Board of Airline Representants (BARs), Sri Lanka Airline Representatives Association (SLAAR) and Sri Lankan Airline Country Managers welcomed the government moving for six months to decrease land handling, aviation fuel, and boarding levies.
Johanne Jayaratne, president of the Tourism Development Authority in Sri Lanka (SLTDA), said that the airline industry was long overlooked and would reduce fees on passengers flying to Sri Lanka by at least 20 to 25 percent. He said arrivals are on their way and at the end of May the one million marks were seen, which he expected will reach 2.3 million by the end of 2019. Chandana De Silvas, from Emirates, Manager Sri Lanka, and the Maldives said almost 41 flights were canceled and are now working again after the Easter bombing. “There were no penalty charges charged by all airlines during the period to modify or terminate passengers,” he said.
He said, however, that direct Russian flights still have to begin. De Silva said an aircraft veteran said they see no more cancelations for Sri Lankan airlines, and this is a sign of recovery from tourism.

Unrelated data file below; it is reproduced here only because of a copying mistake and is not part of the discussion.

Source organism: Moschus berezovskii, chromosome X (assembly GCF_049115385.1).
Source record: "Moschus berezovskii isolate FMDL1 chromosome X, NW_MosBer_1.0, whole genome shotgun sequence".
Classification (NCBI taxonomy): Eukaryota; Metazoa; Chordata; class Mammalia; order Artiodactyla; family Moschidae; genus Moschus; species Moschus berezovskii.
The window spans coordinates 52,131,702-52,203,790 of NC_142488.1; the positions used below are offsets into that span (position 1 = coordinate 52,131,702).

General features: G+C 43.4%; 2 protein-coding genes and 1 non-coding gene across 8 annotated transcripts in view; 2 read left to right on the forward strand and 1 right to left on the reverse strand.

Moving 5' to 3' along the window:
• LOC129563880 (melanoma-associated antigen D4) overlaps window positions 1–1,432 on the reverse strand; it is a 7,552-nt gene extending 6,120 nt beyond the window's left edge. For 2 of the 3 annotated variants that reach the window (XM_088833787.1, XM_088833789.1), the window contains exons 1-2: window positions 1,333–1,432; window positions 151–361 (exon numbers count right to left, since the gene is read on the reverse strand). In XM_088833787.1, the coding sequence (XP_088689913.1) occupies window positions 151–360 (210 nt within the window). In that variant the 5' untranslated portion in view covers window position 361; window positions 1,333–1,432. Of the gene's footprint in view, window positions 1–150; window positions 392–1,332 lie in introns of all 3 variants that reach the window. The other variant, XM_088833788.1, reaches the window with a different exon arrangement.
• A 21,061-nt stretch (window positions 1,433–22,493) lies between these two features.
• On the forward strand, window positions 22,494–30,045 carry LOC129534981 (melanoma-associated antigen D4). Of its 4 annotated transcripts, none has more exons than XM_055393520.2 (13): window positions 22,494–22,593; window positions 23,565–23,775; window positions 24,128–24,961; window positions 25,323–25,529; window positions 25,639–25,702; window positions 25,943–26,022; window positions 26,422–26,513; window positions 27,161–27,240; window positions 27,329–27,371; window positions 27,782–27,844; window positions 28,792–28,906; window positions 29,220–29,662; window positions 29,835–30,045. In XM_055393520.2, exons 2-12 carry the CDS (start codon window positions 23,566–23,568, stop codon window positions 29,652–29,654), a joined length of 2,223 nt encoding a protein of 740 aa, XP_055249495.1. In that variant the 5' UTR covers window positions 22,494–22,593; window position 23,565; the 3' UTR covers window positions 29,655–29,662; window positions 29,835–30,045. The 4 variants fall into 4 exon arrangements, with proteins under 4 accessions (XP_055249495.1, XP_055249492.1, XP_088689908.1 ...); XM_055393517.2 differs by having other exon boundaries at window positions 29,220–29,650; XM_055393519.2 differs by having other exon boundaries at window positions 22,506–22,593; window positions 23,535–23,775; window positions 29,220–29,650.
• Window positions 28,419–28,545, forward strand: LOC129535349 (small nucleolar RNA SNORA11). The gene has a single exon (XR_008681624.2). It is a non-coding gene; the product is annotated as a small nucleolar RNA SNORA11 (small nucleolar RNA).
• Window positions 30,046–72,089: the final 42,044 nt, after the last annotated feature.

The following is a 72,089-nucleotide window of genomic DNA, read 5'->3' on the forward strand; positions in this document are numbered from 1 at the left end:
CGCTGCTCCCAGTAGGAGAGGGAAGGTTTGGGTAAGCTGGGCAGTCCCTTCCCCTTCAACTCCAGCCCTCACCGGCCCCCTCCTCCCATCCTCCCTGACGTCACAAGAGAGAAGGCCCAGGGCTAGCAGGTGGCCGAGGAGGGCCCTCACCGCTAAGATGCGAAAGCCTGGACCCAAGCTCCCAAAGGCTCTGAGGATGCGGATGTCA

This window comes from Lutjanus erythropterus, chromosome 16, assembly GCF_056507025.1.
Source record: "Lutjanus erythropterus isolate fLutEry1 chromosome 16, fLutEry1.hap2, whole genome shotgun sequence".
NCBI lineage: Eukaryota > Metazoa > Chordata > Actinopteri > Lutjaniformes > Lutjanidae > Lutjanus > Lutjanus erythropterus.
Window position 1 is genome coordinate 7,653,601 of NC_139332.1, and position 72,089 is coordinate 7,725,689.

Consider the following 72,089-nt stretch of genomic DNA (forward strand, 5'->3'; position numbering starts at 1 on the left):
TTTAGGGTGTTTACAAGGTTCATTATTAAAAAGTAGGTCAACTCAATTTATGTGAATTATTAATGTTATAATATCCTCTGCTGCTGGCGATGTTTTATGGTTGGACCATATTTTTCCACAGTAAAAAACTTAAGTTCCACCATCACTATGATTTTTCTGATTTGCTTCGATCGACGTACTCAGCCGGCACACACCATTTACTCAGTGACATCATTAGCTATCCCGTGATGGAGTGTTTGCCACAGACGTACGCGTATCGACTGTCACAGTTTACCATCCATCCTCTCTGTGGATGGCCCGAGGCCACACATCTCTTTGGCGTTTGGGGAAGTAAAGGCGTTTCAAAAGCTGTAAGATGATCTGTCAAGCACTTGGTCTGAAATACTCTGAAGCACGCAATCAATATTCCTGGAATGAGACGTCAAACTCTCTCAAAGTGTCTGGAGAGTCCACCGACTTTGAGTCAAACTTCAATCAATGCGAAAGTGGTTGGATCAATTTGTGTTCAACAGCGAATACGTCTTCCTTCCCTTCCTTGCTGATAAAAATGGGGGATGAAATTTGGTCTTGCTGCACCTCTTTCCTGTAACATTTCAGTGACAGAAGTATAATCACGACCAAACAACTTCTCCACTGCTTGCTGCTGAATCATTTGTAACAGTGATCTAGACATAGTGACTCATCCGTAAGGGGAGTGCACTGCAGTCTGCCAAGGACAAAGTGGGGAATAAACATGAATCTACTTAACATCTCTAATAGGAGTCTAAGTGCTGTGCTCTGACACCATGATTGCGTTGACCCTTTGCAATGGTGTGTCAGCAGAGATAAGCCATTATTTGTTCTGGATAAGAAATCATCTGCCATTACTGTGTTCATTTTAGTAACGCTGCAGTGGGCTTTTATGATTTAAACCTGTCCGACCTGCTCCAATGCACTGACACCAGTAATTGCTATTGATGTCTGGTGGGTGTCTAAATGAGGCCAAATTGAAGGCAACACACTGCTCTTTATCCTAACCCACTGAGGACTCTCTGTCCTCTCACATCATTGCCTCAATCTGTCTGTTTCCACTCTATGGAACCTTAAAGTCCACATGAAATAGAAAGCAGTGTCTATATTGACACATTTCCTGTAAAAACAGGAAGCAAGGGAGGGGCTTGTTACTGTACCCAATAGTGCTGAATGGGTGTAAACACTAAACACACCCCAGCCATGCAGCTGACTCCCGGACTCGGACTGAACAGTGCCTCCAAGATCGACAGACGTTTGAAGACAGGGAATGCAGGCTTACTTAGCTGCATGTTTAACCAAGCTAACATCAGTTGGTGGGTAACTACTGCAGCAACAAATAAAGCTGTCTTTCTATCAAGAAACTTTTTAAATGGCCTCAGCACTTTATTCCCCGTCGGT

Dimuthu Tennkoon, the president of BAR, said that the move to give concessions to Colombo-flying airlines will certainly hammer out the need to add frequencies for Colombo to other companies. The SLAAR President, Jerald Victoria said this move will also help to revisit operational flights to Colombo by fresh airlines, mainly located in the region. The Chinese Eastern Airlines, the Director of Dart Aviation’s, G.S.A. and General Manager Eustace Silva said that they would resume activities from Colombo into Shanghai in October and that they would add frequency to Kunming shortly. “British Airways could also look back from Heathrow to Colombo by year. “We will return to our initial timetable by September,” he added.